For most of my adult life, I have been attracted to disciplined ways of living that have little room for pursuits deemed frivolous. The spare lifestyle of the Buddhist monk has always been a source of inspiration to me, and I have always admired those who pursue it (especially since I myself have never been able to pursue it). The idea of having just one set of robes, one bowl out of which one eats one meal per day, and no hair or beard to trim and maintain has always struck me as the noblest way of living in the world. Having no reason to look at oneself in the mirror to see how one might appear to others, one could devote all one's time and energy to undistracted pursuit of wisdom and service to others.

While the Buddhist monk has always been at the top of my list of people to admire, a close second place is held by what Max Weber called secular ascetics, that is, people who earn a livelihood by the sweat of their brow and get married and have a family but who studiously avoid all luxuries so that they can devote all their spare time to undistracted pursuit of wisdom and service to others. Quakers, Shakers, Mennonites, Hutterites, and the Amish have always seemed the very noblest of Christians, the closest to succeeding in living a life that Christ (and the Buddha) would surely approve in full. Among these people there is not much music to be found, not much in the way of ornamented clothing (aside from some pretty amazing quiltwork) or luxurious housing and furnishing (except for some of the most beautiful furniture and carpentry that has ever been produced with simple tools and bare hands).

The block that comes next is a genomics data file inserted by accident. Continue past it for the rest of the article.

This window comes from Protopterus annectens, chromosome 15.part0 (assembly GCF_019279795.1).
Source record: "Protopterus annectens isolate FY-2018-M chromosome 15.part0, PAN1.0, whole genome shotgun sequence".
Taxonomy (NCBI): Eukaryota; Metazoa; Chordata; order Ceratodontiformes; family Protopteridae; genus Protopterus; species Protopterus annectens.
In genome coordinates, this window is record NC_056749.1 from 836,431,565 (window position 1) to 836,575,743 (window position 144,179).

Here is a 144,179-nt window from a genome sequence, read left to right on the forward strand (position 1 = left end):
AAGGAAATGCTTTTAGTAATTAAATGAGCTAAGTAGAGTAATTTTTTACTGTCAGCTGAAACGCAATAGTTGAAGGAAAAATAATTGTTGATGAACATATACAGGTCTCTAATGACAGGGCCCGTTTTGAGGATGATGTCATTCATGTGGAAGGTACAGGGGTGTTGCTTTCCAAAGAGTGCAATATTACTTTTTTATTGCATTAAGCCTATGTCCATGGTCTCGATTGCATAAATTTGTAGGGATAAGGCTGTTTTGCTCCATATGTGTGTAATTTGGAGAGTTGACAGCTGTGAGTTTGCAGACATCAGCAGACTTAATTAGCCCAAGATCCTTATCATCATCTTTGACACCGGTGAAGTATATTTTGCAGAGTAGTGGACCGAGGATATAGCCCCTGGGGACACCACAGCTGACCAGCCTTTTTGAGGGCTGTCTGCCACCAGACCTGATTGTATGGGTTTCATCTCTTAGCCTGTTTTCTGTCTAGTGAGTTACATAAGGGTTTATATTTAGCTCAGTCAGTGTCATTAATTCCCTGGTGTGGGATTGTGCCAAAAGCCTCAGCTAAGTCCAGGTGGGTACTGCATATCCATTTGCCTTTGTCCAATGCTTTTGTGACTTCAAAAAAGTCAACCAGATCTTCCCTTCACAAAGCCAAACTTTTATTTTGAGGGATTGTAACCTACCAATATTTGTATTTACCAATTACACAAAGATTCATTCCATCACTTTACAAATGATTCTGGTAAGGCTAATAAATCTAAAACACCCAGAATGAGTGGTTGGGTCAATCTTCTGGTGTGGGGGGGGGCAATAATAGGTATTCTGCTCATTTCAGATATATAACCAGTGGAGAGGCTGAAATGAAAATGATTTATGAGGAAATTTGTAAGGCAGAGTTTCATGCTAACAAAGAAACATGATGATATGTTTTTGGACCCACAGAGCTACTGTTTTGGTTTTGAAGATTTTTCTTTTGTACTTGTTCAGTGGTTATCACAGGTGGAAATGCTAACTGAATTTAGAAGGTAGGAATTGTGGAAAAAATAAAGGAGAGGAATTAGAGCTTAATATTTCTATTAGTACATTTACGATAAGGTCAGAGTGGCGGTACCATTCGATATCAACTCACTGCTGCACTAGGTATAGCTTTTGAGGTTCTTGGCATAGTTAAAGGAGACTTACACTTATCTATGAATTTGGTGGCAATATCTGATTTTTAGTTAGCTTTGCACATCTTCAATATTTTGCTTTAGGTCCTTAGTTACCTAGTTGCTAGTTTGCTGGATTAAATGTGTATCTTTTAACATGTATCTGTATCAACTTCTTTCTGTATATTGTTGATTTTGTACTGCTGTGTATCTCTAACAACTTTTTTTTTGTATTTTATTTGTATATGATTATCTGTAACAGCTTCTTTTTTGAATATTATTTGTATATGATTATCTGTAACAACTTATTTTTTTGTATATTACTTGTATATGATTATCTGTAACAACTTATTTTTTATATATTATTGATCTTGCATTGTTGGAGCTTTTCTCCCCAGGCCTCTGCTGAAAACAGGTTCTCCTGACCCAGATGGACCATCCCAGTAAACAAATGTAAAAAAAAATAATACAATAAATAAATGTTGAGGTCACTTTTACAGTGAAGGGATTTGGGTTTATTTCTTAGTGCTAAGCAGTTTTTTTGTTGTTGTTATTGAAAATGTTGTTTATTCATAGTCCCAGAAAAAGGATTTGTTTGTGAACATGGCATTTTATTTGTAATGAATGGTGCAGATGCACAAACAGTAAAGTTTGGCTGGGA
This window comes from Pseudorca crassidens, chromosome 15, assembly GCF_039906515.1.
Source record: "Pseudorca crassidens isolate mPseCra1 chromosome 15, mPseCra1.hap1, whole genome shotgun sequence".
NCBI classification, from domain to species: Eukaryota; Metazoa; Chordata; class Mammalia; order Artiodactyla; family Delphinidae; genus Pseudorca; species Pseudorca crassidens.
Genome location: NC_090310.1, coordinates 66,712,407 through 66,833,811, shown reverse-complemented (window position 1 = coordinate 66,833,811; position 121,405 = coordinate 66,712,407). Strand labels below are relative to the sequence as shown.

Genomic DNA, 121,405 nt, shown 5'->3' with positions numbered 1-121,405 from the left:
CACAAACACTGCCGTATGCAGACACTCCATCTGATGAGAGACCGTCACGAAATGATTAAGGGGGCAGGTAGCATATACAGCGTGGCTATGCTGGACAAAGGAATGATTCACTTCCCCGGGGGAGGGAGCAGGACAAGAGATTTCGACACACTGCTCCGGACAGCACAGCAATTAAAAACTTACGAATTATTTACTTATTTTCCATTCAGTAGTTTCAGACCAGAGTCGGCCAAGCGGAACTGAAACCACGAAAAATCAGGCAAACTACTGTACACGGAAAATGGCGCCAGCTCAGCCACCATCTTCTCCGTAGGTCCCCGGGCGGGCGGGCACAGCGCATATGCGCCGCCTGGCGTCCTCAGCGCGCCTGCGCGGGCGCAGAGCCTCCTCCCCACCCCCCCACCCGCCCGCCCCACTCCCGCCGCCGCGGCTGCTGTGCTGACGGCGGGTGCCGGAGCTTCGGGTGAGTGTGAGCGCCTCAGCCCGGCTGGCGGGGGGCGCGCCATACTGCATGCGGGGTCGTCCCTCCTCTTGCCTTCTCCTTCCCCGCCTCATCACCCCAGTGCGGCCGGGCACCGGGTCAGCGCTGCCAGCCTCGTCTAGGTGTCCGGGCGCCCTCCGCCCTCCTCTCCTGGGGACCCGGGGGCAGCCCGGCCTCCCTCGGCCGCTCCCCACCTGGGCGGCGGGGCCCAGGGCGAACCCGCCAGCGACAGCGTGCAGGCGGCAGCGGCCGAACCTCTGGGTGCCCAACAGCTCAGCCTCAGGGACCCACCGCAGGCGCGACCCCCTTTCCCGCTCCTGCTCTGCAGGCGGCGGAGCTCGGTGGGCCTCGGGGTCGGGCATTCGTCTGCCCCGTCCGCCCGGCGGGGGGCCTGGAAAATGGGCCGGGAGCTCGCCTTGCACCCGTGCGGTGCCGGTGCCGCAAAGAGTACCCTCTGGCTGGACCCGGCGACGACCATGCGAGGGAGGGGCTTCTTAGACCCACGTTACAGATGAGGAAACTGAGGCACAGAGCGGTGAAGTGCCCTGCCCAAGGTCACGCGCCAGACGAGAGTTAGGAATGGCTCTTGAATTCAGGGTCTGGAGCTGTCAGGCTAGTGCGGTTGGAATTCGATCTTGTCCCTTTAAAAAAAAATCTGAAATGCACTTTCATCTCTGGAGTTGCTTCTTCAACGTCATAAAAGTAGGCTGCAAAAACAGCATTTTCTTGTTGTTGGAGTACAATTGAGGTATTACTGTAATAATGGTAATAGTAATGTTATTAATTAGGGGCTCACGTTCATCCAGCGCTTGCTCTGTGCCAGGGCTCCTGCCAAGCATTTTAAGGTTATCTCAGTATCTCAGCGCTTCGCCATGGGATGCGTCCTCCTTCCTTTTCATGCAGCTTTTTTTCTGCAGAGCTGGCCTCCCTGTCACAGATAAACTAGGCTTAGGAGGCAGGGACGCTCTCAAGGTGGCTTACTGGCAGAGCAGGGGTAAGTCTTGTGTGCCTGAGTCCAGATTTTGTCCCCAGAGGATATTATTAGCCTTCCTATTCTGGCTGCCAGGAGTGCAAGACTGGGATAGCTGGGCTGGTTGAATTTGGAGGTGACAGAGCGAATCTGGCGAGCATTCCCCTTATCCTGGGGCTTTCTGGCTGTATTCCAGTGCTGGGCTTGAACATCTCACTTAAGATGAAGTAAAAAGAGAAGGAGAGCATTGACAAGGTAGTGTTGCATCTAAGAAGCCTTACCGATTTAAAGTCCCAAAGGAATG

And yet, despite all my admiration for the plain and disciplined life of monks and so-called primitive Quakers, I cannot suppress my own hedonistic appreciation of music well performed, theater skillfully produced, painting and sculpture beautifully executed, clothing attractively sewn and dyed, and buildings well designed and carefully constructed. Even if I would probably not spend my own money to support the production of such things, I cannot deny being deeply grateful to those who do. Unlike Mozi (and quite a few of my fellow Buddhists and Quakers), I cannot regard the pursuit of beauty wasteful and frivolous. When Mozi rails against such things, I shudder.

I find myself wondering whether my love of discipline on the one hand and my love of beauty on the other is just another one of the many unresolved contradictions in my character. Can one condemn war and partiality and frivolity and praise discipline and wisdom and service but still have time for pleasure and fun without falling into self-contradiction and delusion? I think one can. But I may very well be deluded in this (as in so many other things).